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Professional behaviour in the workplace

Professional behaviour in the workplace is under scrutiny. Several incidents have brought it to the fore including the sexual assault claims against film producer Harvey Weinstein and resulting social media campaign #MeToo. Closer to home we’ve seen the resignation of the former Defence Secretary Michael Fallon, the sacking of First Minister Damian Green and the FT’s expose of the Presidents Club dinner, where female staff were allegedly groped and propositioned. More recently, we have learnt of allegations of sexual exploitation by international aid workers at Oxfam and other agencies.

This post looks at what you can do to challenge unprofessional behaviour where it occurs.

Sexual harassment

Sexual harassment is unwanted behaviour of a sexual nature. Harassment can be verbal or non-verbal and may make you feel intimidated or uncomfortable. It can include:

  • Sexual comments or jokes – in person or via email
  • Inappropriate touching, such as pinching, patting or hugging
  • Unwelcome sexual advances or other forms of sexual assault
  • Leering or wolf whistling
  • Displaying images of a sexual nature, such as a Pirelli calendar

You do not need to have objected to a person’s behaviour for it to be considered unwanted.

Sexual harassment does not just affect women

A recent BBC survey found that two in five women in the UK said they have experienced unwanted sexual behaviour at work and among men, one in five (18%) said they have been harassed at work.

 Humour or banter can be misplaced

Of course, it is not just sexual harassment that can be problematic, we will all be familiar with the low-level (or more sinister) racist comments, the so-called “friendly” nicknames, ageist stereo-typing and ill-placed joshing about disability.  In some ways, it is easier to deal with the “isms” but daily comments about body-size, personal appearance and regional accents can be waring.  It can even create an environment that the recipient finds hostile, offensive or degrading.  What may be intended as humour or banter can be experienced differently and inadvertently cause offence or distress. In all cases, it is the effect on the recipient that matters and not the intention of the “perpetrator.”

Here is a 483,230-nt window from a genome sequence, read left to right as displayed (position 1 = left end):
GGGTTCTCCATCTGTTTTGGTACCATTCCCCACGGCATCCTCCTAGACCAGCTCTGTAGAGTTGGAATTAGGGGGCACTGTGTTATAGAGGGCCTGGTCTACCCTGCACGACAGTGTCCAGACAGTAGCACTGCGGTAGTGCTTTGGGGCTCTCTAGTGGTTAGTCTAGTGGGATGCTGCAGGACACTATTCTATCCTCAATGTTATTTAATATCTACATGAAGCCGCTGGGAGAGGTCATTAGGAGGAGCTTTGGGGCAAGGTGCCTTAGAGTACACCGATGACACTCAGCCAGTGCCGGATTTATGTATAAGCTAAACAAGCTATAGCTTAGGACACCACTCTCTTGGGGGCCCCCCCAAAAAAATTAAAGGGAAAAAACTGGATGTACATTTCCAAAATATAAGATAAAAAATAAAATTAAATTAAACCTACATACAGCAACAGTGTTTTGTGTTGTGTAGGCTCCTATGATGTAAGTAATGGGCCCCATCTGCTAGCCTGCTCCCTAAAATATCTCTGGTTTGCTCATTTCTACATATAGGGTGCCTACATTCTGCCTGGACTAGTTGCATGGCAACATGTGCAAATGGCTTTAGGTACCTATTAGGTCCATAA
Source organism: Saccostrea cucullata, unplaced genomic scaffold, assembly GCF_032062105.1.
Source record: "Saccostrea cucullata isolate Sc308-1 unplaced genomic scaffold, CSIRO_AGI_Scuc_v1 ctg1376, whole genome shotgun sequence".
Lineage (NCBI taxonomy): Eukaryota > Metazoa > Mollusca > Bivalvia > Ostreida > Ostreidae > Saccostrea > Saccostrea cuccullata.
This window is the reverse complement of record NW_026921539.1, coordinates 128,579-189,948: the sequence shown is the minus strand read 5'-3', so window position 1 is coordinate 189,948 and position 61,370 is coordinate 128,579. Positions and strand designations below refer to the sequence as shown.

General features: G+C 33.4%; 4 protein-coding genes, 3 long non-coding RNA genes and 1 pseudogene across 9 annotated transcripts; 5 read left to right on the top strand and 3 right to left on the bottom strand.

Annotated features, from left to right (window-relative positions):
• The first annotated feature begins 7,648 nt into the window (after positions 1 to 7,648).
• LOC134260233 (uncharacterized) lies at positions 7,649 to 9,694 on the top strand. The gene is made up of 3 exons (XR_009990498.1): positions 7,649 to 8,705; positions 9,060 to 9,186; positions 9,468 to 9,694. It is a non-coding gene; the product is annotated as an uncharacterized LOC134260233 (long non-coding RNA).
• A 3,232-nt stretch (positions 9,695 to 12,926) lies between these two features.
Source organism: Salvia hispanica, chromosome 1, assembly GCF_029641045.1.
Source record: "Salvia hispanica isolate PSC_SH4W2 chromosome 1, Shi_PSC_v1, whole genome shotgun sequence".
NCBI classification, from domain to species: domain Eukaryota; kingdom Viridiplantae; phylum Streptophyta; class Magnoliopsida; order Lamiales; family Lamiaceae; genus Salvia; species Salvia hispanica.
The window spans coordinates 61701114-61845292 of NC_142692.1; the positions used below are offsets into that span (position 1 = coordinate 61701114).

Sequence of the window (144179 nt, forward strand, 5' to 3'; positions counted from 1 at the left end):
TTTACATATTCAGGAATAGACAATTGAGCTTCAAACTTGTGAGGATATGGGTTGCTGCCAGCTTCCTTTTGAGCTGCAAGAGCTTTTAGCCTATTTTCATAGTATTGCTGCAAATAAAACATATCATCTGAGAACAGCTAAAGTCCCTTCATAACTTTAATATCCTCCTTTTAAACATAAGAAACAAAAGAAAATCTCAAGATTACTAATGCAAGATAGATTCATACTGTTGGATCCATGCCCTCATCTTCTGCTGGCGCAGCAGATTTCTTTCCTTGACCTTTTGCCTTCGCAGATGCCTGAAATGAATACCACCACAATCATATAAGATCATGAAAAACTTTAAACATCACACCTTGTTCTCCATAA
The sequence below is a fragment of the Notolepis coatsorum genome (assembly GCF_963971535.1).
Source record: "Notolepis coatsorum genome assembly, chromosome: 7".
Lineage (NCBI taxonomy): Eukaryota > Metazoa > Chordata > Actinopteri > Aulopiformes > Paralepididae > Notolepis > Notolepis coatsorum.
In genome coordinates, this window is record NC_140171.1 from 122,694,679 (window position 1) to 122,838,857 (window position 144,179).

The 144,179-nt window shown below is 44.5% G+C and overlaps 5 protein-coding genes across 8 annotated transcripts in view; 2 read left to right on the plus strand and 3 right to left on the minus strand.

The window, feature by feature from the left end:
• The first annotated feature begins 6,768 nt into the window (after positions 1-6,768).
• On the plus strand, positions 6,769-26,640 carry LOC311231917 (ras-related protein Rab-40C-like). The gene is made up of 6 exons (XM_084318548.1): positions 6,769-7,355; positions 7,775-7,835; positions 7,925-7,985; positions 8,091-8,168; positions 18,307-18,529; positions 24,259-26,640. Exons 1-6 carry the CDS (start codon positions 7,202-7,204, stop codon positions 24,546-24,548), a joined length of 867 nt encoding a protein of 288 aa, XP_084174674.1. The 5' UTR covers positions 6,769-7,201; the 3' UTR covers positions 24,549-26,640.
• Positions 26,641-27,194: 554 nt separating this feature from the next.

Why it matters

At a human level, it matters because all employees, workers and contractors have the right to be treated with dignity and respect in the workplace.  Each one of us should come to work, secure that we will not be harassed, bullied, compromised or made to feel uncomfortable as we go about our jobs.  Harassment has the potential to cause damage to mental health and self-esteem.  At an organisational level, it matters because:

  • Bullied and harassed workers are less productive and more prone to making errors
  • It is likely to increase levels of absenteeism
  • We run the risk of discrimination cases and other lawsuits (the awards for discrimination cases are unlimited)
  • The risk to reputational damage
  • It creates dysfunctional, splintered, fractious teams distracted from the “day-job”
  • It inhibits our ability to deal with misconduct generally
  • It spreads and creates ambiguity about acceptable standards
  • It escalates
  • It leads to staff turnover – especially of our most able staff
  • It makes it more difficult to attract and recruit staff

How to combat harassment

We collectively have a responsibility to prevent and stop harassment. Some steps are:

  • If you experience or observe behaviour that makes you uncomfortable, have a quiet word in the first instance. In most cases it is enough to simply ask that it stops
  • Make a clear request of what you want to happen in the future
  • Take ownership for your feelings “I don’t like it when you call Jenny ‘Grandma’”
  • Ask for help and support
  • If possible, tackle it early
  • Escalate it if necessary, to a manager or your HR team
  • Make a note of the exact incident so that you can refer to specific examples, rather than talk in general terms
  • Have a clear and accessible policy and statement that sets out expected standards and the procedure that will be followed
  • Address the incident informally where appropriate, moving to formal disciplinary or grievance procedures if necessary
  • Provide training for your employees

Our Respect at work and Diversity and inclusion courses run for 120 minutes and cover professional behaviour in the workplace.

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